The Dark Knight Rises – one of the most anticipated movies of the year – has arrived topping the UK box office in its opening weekend. It’s the third and final installment of Christopher Nolan’s epic trilogy that picks up eight years after it’s forerunner, The Dark Knight. Bruce Wayne (Christian Bale) is hiding himself from public view and Batman is disgraced, taking the rap for District Attorney, Harvey Dent’s, murder.
The film opens to a spectacular plane hijack that results in the escape of terrorist leader Bane (Tom Hardy). Christopher Nolan’s skill at building tension and drama is demonstrated early on as the scene ends before the falling plane hits the ground, making The Dark Knight Rises’ subsequent action all the more impressive, growing in power and scale until the film reaches it’s climax.
When Bane embarks on his first attack at the stock exchange, Batman emerges from hiding. Bane is a credible threat to Batman, who is already in a weakened state. And Hardy’s bulk and stature are enough to demonstrate Bane’s immense physical power. Bane’s face is covered by a voice altering mask that obscures his humanity but Hardy also speaks with focussed pronunciation and gravitas that leave no doubt about Bane’s intent, bringing us one of the most terrifying rivals in the comic book genre to date.
An exceptional performance from Tom Hardy… bringing us one of the most terrifying rivals in the comic book genre to date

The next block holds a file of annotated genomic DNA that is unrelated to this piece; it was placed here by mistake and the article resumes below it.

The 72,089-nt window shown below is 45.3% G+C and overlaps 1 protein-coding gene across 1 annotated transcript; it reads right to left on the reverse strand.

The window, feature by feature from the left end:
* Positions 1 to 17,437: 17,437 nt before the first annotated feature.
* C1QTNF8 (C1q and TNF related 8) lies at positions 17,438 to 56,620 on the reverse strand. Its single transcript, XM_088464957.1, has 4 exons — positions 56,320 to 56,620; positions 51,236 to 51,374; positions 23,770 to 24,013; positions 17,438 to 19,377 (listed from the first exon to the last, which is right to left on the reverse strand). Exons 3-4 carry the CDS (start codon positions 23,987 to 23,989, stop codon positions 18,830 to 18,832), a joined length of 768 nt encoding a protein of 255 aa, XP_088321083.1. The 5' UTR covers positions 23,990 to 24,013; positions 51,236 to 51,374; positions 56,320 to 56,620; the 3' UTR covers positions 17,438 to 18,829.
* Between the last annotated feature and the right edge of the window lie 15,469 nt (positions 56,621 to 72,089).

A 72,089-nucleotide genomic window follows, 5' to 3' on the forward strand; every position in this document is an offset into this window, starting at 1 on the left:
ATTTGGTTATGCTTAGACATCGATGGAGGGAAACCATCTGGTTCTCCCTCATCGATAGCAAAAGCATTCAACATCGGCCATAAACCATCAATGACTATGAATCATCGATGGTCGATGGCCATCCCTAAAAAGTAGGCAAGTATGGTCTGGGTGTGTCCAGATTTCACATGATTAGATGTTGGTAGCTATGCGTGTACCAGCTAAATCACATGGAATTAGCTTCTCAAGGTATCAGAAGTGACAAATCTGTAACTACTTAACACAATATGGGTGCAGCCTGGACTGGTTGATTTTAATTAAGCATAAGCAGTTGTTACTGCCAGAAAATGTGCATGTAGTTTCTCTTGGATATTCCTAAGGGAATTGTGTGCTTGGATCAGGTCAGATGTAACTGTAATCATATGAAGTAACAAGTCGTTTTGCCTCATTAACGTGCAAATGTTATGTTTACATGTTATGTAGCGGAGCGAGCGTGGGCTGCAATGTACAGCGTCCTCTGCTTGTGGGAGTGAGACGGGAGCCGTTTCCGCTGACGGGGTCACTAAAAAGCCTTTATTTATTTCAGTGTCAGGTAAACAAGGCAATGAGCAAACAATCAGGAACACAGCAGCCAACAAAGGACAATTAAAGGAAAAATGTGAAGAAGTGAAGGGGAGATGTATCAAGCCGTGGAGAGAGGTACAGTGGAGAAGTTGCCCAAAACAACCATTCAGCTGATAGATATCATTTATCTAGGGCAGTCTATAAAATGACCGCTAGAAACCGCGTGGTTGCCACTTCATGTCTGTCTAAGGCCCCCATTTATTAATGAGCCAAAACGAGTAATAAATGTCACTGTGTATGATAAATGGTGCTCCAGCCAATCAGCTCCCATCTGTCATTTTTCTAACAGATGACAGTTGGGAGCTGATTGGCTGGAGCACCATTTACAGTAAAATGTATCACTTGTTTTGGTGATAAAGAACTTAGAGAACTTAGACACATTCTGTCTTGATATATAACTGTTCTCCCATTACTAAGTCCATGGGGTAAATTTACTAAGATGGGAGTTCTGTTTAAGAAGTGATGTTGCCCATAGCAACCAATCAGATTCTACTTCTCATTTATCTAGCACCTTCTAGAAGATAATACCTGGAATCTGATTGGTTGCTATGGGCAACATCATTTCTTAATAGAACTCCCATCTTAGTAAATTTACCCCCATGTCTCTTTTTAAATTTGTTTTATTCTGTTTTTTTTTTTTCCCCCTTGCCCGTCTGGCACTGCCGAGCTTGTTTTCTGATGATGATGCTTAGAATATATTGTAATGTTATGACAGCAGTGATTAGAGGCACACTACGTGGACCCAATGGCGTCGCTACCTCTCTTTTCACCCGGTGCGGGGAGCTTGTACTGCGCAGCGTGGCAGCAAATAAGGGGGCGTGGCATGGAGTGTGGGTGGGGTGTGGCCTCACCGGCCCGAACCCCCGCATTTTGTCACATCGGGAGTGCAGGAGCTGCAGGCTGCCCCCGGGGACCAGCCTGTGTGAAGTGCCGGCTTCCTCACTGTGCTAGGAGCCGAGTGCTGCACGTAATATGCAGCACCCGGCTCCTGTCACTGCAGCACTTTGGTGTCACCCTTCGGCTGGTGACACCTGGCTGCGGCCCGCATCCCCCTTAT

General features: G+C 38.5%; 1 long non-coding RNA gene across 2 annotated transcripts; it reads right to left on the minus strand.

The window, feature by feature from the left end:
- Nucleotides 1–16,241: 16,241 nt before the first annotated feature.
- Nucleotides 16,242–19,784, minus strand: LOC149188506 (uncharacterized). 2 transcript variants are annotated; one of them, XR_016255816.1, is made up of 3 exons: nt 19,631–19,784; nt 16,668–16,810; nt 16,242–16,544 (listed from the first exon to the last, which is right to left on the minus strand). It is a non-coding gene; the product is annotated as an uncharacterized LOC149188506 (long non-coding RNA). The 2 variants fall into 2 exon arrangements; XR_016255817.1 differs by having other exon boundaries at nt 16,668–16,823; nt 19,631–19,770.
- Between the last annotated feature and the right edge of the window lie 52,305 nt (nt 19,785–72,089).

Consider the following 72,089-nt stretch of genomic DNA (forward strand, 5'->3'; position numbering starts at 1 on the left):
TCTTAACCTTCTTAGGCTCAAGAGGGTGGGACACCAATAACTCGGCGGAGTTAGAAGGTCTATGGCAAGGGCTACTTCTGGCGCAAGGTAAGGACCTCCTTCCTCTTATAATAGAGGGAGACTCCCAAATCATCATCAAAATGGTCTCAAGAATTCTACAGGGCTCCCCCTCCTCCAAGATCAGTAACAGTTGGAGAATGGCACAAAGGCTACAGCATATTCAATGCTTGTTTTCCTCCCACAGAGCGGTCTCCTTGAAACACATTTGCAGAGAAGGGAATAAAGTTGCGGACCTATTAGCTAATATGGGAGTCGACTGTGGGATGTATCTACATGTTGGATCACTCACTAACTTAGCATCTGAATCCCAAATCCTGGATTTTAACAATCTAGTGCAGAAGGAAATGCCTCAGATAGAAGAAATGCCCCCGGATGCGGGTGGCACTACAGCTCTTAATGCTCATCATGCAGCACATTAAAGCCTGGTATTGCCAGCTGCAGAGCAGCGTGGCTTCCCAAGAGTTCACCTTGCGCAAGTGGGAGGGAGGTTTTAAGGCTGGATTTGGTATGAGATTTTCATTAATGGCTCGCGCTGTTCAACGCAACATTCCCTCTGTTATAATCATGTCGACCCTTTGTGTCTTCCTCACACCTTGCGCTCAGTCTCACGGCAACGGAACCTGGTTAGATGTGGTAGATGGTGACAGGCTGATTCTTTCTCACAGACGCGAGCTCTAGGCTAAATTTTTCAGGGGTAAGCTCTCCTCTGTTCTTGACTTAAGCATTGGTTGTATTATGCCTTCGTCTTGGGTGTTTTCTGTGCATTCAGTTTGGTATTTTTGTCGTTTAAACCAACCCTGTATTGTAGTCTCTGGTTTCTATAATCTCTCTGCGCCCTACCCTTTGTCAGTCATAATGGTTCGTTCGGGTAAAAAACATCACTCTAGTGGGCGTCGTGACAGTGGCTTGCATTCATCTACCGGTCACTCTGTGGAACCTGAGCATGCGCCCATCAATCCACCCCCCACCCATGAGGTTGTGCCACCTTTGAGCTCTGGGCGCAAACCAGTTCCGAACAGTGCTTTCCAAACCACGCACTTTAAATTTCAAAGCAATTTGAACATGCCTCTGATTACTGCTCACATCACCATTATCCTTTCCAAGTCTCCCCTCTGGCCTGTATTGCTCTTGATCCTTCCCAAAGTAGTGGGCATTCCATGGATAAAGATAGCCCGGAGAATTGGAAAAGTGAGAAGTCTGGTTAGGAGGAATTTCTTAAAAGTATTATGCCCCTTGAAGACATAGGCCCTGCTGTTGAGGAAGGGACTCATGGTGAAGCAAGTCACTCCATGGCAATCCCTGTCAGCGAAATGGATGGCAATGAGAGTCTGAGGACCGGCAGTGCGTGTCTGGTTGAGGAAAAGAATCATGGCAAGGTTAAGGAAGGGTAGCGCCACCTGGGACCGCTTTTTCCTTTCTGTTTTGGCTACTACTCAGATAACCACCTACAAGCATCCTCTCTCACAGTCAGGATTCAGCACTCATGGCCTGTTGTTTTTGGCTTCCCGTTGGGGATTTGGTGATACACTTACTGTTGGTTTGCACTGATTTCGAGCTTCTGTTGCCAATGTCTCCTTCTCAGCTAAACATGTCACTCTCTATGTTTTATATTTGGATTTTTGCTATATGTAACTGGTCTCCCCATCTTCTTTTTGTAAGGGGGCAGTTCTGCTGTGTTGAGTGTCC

With the exception of the relatively under-developed character of Wayne Enterprises board member and love interest, Miranda (Marion Cotillard), the script from the Nolan brothers offers powerful characterisation building on their previous efforts. Wayne feels the impact of the previous film’s events, still in a state of grief and loneliness. Dealing with this internal struggle throughout the film, Wayne spends comparatively little of his time as Batman. This human dimension makes for some of the film’s most powerful scenes and the balance between action and emotion in The Dark Knight Rises feels just right.
The supporting cast is also outstanding. Anne Hathaway is divine as she toys with her male rivals in fierce but eloquent style as the complex and edgy Catwoman. Joseph Gordon-Levitt also gives us another strong performance as the honest and insightful cop, following on from his convincing role in Christopher Nolan’s Inception.
Dark, serious and strikingly atmospheric
The Dark Knight Rises is dark, serious and strikingly atmospheric, aided by a fantastic score from Hans Zimmer. Bane’s invasion of the Gotham City football game is the pinnacle of the movie, dramatic tension being built by a beautiful but tense performance of the American national anthem by a young male soloist. This scene alone is worth the entry price and, for it’s sheer atmosphere, is unrivaled in the super-hero genre.
As a final installment, The Dark Knight Rises ties plot threads from Batman Begins and The Dark Knight together neatly, creating a trilogy that fits well together as a whole. If there are any criticisms to made of The Dark Knight Rises, it’s the persistent tying up of loose ends during the film’s last few moments, delivering a large amount of information, much too quickly, which seems to break from the rest of the film’s style and leaves little to the imagination.
The Dark Knight Rises is worthy of the hype that surrounds it. With an outstanding cast and an exceptional performance from Tom Hardy, it’s powerful and compelling. The Dark Knight Rises is strong on story, emotion and atmosphere and a fitting end to Christopher Nolan’s epic trilogy.
VERDICT: ✪ ✪ ✪ ✪ ✪
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